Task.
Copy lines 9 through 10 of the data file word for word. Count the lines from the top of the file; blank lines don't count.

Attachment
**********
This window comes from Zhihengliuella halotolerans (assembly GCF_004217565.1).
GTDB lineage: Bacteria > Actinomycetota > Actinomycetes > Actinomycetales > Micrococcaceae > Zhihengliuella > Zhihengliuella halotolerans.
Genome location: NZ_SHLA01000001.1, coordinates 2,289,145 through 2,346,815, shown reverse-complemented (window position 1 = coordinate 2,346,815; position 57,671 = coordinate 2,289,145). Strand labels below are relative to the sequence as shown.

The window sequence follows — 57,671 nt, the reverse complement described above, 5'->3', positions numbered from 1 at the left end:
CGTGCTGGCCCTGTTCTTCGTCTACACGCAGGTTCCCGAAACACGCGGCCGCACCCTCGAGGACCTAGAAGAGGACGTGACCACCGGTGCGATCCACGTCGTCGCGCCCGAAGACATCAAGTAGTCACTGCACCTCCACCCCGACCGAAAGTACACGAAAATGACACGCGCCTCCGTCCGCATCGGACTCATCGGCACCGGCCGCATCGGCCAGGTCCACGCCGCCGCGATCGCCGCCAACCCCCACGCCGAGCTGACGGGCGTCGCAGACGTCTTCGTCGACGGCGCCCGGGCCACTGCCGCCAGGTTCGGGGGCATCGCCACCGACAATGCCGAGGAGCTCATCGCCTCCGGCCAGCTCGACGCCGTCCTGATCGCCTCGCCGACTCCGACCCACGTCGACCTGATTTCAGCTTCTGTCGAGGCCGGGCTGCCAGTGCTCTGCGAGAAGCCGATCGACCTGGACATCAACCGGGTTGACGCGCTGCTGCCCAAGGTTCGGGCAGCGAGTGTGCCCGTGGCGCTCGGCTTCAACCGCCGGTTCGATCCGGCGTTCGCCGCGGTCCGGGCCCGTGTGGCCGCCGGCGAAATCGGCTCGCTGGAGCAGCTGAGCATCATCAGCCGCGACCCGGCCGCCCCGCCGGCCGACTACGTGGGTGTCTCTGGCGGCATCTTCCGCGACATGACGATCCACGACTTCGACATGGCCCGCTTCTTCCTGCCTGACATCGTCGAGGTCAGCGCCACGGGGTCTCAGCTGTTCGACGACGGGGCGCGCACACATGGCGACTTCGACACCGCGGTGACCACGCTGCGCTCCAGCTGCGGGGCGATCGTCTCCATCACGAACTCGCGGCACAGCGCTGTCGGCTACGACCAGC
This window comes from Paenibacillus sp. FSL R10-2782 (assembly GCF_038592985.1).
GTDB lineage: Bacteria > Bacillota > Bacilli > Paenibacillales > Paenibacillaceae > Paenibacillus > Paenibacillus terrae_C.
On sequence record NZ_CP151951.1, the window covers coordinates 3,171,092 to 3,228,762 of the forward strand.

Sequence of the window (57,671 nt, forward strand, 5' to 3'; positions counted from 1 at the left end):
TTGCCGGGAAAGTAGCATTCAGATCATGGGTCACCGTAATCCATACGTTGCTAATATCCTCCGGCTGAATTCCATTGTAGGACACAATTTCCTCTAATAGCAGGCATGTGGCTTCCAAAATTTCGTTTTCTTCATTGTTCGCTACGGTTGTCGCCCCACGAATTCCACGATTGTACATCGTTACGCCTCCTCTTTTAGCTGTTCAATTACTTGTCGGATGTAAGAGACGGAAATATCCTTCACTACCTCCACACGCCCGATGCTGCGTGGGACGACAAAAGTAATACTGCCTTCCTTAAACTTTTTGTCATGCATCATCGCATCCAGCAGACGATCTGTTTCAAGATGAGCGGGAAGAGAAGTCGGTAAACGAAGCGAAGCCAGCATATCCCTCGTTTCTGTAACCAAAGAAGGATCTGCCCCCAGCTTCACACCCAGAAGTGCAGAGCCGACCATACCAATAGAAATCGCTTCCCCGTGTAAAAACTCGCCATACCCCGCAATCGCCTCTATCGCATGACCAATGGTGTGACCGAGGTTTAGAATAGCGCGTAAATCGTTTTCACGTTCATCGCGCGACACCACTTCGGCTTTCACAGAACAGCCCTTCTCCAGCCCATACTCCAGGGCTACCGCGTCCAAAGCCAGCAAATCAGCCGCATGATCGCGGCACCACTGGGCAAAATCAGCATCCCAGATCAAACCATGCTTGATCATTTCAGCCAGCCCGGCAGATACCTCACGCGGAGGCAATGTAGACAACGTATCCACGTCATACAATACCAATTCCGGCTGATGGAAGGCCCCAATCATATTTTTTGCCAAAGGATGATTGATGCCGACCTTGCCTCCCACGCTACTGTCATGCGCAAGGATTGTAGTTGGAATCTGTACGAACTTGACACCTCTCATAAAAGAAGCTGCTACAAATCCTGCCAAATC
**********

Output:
Sequence of the window (57,671 nt, forward strand, 5' to 3'; positions counted from 1 at the left end):
TTGCCGGGAAAGTAGCATTCAGATCATGGGTCACCGTAATCCATACGTTGCTAATATCCTCCGGCTGAATTCCATTGTAGGACACAATTTCCTCTAATAGCAGGCATGTGGCTTCCAAAATTTCGTTTTCTTCATTGTTCGCTACGGTTGTCGCCCCACGAATTCCACGATTGTACATCGTTACGCCTCCTCTTTTAGCTGTTCAATTACTTGTCGGATGTAAGAGACGGAAATATCCTTCACTACCTCCACACGCCCGATGCTGCGTGGGACGACAAAAGTAATACTGCCTTCCTTAAACTTTTTGTCATGCATCATCGCATCCAGCAGACGATCTGTTTCAAGATGAGCGGGAAGAGAAGTCGGTAAACGAAGCGAAGCCAGCATATCCCTCGTTTCTGTAACCAAAGAAGGATCTGCCCCCAGCTTCACACCCAGAAGTGCAGAGCCGACCATACCAATAGAAATCGCTTCCCCGTGTAAAAACTCGCCATACCCCGCAATCGCCTCTATCGCATGACCAATGGTGTGACCGAGGTTTAGAATAGCGCGTAAATCGTTTTCACGTTCATCGCGCGACACCACTTCGGCTTTCACAGAACAGCCCTTCTCCAGCCCATACTCCAGGGCTACCGCGTCCAAAGCCAGCAAATCAGCCGCATGATCGCGGCACCACTGGGCAAAATCAGCATCCCAGATCAAACCATGCTTGATCATTTCAGCCAGCCCGGCAGATACCTCACGCGGAGGCAATGTAGACAACGTATCCACGTCATACAATACCAATTCCGGCTGATGGAAGGCCCCAATCATATTTTTTGCCAAAGGATGATTGATGCCGACCTTGCCTCCCACGCTACTGTCATGCGCAAGGATTGTAGTTGGAATCTGTACGAACTTGACACCTCTCATAAAAGAAGCTGCTACAAATCCTGCCAAATC